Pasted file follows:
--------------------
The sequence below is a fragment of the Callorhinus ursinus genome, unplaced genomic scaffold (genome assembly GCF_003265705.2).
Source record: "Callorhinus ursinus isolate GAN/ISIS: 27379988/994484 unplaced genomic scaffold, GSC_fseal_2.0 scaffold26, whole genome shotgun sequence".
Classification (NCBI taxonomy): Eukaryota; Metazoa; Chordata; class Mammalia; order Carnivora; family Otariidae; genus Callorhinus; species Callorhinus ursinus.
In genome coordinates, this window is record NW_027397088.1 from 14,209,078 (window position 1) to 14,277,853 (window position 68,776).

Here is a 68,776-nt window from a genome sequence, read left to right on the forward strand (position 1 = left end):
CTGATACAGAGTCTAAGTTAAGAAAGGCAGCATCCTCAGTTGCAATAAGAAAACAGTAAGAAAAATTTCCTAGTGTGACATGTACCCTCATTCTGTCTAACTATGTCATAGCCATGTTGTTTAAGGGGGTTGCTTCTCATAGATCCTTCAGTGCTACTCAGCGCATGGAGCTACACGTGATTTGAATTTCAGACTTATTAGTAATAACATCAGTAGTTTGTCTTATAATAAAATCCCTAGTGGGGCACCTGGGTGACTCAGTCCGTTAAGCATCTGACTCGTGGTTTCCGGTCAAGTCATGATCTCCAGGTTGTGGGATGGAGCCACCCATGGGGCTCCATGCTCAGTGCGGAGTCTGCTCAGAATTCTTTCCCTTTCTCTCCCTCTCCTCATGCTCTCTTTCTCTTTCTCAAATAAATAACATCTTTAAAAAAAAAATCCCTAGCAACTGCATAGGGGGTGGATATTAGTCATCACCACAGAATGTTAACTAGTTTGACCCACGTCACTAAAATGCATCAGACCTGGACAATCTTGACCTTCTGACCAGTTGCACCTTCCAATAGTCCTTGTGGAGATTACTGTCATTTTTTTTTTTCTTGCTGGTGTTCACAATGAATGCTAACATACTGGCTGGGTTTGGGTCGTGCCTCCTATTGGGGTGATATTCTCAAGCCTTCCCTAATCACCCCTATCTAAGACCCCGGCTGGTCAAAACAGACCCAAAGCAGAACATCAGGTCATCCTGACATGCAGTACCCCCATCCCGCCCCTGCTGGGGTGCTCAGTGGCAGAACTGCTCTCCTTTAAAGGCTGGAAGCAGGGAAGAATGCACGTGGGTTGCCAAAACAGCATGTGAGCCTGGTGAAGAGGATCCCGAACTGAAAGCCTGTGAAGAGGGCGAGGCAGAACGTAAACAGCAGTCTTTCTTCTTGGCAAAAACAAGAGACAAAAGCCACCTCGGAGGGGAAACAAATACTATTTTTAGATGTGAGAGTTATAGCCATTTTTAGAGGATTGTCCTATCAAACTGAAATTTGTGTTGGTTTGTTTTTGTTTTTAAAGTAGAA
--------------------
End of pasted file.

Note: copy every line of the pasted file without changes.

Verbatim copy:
The sequence below is a fragment of the Callorhinus ursinus genome, unplaced genomic scaffold (genome assembly GCF_003265705.2).
Source record: "Callorhinus ursinus isolate GAN/ISIS: 27379988/994484 unplaced genomic scaffold, GSC_fseal_2.0 scaffold26, whole genome shotgun sequence".
Classification (NCBI taxonomy): Eukaryota; Metazoa; Chordata; class Mammalia; order Carnivora; family Otariidae; genus Callorhinus; species Callorhinus ursinus.
In genome coordinates, this window is record NW_027397088.1 from 14,209,078 (window position 1) to 14,277,853 (window position 68,776).

Here is a 68,776-nt window from a genome sequence, read left to right on the forward strand (position 1 = left end):
CTGATACAGAGTCTAAGTTAAGAAAGGCAGCATCCTCAGTTGCAATAAGAAAACAGTAAGAAAAATTTCCTAGTGTGACATGTACCCTCATTCTGTCTAACTATGTCATAGCCATGTTGTTTAAGGGGGTTGCTTCTCATAGATCCTTCAGTGCTACTCAGCGCATGGAGCTACACGTGATTTGAATTTCAGACTTATTAGTAATAACATCAGTAGTTTGTCTTATAATAAAATCCCTAGTGGGGCACCTGGGTGACTCAGTCCGTTAAGCATCTGACTCGTGGTTTCCGGTCAAGTCATGATCTCCAGGTTGTGGGATGGAGCCACCCATGGGGCTCCATGCTCAGTGCGGAGTCTGCTCAGAATTCTTTCCCTTTCTCTCCCTCTCCTCATGCTCTCTTTCTCTTTCTCAAATAAATAACATCTTTAAAAAAAAAATCCCTAGCAACTGCATAGGGGGTGGATATTAGTCATCACCACAGAATGTTAACTAGTTTGACCCACGTCACTAAAATGCATCAGACCTGGACAATCTTGACCTTCTGACCAGTTGCACCTTCCAATAGTCCTTGTGGAGATTACTGTCATTTTTTTTTTTCTTGCTGGTGTTCACAATGAATGCTAACATACTGGCTGGGTTTGGGTCGTGCCTCCTATTGGGGTGATATTCTCAAGCCTTCCCTAATCACCCCTATCTAAGACCCCGGCTGGTCAAAACAGACCCAAAGCAGAACATCAGGTCATCCTGACATGCAGTACCCCCATCCCGCCCCTGCTGGGGTGCTCAGTGGCAGAACTGCTCTCCTTTAAAGGCTGGAAGCAGGGAAGAATGCACGTGGGTTGCCAAAACAGCATGTGAGCCTGGTGAAGAGGATCCCGAACTGAAAGCCTGTGAAGAGGGCGAGGCAGAACGTAAACAGCAGTCTTTCTTCTTGGCAAAAACAAGAGACAAAAGCCACCTCGGAGGGGAAACAAATACTATTTTTAGATGTGAGAGTTATAGCCATTTTTAGAGGATTGTCCTATCAAACTGAAATTTGTGTTGGTTTGTTTTTGTTTTTAAAGTAGAA